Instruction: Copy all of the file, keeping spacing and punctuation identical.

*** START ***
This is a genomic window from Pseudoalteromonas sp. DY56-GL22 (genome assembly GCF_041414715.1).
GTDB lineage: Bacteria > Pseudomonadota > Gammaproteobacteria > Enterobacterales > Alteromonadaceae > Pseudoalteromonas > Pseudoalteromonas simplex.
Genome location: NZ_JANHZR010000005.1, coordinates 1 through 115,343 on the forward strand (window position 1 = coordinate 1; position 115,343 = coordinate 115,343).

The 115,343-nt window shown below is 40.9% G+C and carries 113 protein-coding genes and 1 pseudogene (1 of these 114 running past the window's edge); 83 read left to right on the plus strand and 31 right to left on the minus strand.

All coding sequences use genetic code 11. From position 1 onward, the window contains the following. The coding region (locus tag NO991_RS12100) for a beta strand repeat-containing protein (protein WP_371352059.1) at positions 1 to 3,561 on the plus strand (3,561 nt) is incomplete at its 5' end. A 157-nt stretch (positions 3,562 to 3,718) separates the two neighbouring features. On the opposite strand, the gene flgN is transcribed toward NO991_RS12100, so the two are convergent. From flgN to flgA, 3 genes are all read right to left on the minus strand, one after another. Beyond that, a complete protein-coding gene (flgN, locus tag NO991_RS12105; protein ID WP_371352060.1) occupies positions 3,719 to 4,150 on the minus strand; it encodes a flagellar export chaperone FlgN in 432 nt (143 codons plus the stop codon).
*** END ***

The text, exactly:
This is a genomic window from Pseudoalteromonas sp. DY56-GL22 (genome assembly GCF_041414715.1).
GTDB lineage: Bacteria > Pseudomonadota > Gammaproteobacteria > Enterobacterales > Alteromonadaceae > Pseudoalteromonas > Pseudoalteromonas simplex.
Genome location: NZ_JANHZR010000005.1, coordinates 1 through 115,343 on the forward strand (window position 1 = coordinate 1; position 115,343 = coordinate 115,343).

The 115,343-nt window shown below is 40.9% G+C and carries 113 protein-coding genes and 1 pseudogene (1 of these 114 running past the window's edge); 83 read left to right on the plus strand and 31 right to left on the minus strand.

All coding sequences use genetic code 11. From position 1 onward, the window contains the following. The coding region (locus tag NO991_RS12100) for a beta strand repeat-containing protein (protein WP_371352059.1) at positions 1 to 3,561 on the plus strand (3,561 nt) is incomplete at its 5' end. A 157-nt stretch (positions 3,562 to 3,718) separates the two neighbouring features. On the opposite strand, the gene flgN is transcribed toward NO991_RS12100, so the two are convergent. From flgN to flgA, 3 genes are all read right to left on the minus strand, one after another. Beyond that, a complete protein-coding gene (flgN, locus tag NO991_RS12105; protein ID WP_371352060.1) occupies positions 3,719 to 4,150 on the minus strand; it encodes a flagellar export chaperone FlgN in 432 nt (143 codons plus the stop codon).